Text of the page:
Evolving water self-reliance through surface and groundwater sharing and management

Project Summary

Groundwater overexploitation is a significant problem in many parts of India, especially in groundwater dependent dry land regions such as Maharashtra. However, villages with unexplored groundwater resources often fall within the “dark zones” categorization and therefore are not allowed to access their water resources. In this project, two partners collaborated to help create access to groundwater resources and ensure sustainable management in one such village in Pune district.

ACWADAM, with its understanding of geohydrology, demystified the concept of managing groundwater through systematic field research. This was followed by defining a set of groundwater management protocols based on the characteristics of the aquifer. This exercise also demonstrated that different management methods need to be evolved, as aquifer boundaries differ from administrative boundaries.

GGP, is an organization that has more than three decades of experience. It pioneered the Pani Panchayat model through which GGP motivated the people of the village to collaborate to harness their water resources for common good. GGP used ACWADAM’s scientific understanding and helped the villagers access groundwater in a sustainable manner. The project illustrated the potential of participatory watershed management to address water security issues. Measures such as optimum usage of pumps, modified cropping pattern which could match water availability and raise productivity etc. were adopted.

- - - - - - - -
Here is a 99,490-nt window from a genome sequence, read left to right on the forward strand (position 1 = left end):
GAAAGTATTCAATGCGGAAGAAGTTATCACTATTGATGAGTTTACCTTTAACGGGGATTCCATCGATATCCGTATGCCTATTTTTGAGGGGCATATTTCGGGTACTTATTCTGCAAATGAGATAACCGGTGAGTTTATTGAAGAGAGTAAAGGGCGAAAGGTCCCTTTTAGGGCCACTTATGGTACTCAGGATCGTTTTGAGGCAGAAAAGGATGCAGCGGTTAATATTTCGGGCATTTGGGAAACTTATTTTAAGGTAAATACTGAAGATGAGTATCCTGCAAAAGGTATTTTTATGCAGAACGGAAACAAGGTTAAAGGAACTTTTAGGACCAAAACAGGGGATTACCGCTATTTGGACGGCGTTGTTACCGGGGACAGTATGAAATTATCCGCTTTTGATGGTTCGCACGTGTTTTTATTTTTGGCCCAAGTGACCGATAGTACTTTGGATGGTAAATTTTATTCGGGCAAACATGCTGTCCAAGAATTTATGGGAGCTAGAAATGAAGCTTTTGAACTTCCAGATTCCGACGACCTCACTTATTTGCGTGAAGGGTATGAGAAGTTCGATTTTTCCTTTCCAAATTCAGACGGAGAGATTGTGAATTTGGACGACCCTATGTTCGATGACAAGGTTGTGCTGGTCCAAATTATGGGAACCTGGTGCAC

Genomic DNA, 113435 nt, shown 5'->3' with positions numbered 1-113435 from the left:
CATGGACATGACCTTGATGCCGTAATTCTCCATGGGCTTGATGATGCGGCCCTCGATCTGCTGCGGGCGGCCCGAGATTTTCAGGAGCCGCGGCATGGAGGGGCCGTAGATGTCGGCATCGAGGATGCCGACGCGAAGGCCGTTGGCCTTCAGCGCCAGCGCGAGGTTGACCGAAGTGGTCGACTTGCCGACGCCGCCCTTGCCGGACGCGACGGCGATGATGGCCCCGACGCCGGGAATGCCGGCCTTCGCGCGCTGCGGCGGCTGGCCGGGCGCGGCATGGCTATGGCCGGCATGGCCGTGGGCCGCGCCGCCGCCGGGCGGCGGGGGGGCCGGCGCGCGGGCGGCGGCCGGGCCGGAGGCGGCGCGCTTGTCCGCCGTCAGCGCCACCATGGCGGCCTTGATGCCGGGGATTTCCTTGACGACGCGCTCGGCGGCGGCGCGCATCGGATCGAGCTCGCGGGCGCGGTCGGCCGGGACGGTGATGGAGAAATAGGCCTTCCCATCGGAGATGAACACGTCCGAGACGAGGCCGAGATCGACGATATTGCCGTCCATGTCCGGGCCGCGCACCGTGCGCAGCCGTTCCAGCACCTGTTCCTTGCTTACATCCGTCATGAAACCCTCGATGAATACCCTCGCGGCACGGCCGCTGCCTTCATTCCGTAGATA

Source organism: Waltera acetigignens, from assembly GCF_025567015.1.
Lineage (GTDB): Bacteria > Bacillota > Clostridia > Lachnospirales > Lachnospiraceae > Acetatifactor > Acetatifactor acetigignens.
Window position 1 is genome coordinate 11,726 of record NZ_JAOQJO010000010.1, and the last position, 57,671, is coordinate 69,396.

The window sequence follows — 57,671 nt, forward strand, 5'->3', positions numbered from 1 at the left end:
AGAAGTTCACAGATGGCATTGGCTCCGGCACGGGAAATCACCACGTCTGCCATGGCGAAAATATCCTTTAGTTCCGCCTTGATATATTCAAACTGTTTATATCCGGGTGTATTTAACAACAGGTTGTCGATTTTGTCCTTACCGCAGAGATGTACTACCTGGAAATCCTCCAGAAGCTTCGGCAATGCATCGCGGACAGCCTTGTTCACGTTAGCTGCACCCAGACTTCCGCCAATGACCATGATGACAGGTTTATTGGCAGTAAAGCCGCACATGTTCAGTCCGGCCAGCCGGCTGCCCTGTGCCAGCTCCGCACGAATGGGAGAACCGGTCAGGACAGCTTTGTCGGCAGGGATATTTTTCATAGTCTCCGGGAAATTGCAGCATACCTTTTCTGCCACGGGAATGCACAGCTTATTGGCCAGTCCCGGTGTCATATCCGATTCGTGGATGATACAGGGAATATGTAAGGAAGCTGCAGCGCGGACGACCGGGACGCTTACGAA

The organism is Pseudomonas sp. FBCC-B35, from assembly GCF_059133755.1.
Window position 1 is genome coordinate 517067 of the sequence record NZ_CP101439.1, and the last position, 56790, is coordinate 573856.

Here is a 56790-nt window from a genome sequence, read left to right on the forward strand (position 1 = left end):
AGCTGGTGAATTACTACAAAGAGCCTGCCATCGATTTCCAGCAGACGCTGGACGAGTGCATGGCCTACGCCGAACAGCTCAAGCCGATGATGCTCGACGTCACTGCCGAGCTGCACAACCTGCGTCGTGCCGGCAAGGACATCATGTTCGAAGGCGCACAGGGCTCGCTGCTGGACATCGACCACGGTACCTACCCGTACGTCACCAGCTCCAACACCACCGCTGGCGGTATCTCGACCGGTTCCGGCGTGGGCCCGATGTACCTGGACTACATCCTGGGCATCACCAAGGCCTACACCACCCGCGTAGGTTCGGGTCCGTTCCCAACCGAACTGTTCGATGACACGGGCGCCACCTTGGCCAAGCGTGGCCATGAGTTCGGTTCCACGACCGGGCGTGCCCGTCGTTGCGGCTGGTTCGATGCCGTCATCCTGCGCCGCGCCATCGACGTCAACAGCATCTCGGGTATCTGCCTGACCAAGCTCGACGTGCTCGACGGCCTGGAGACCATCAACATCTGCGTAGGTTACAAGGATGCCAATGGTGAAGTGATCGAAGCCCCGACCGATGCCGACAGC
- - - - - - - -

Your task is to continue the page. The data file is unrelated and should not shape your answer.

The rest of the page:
Findings from this project have the potential to influence small scale appropriate approaches to groundwater/aquifer management techniques in rural areas.


  1. ACWADAM conducted extensive geo-hydrological studies,over a period of 6 months, on existing water sources, rainfall patterns, water quality and other features. It was established that though in a dark zone, the groundwater in the project villages was untapped.
  2. The Pani Panchayat model was adopted – sustainable methods of water utilization with priority to drinking water were evolved, such as:
    • Irrigation schemes are undertaken for farmers,
    • Water is allocated on the basis of the family rather than size of land,
    • Cropping is restricted to seasonal crops, with low water requirement,
    • Over 550 acres of land was irrigated
  3. Over 10 Water User Groups (WUGs) with around 275 members were formed.
  4. Over 10 Community-Lift irrigation schemes were completed.
  5. The government granted over 10 electricity connections to community groups (which was unavailable because this was a dark zone) to create water sources in the village
  6. Over 10 Self-Help Groups were formed.
  7. Around 6 old wells were deepened and over 12 wells were dug.
  8. It was demonstrated to the government and groundwater agencies that aquifer boundaries do not match administrative boundaries and that groundwater status needs to be based on more granular data so that villages which haven’t developed their groundwater potential do not get penalized because they are located in a dark zone.
*Grant amount & beneficiary figures are as per actuals for completed projects.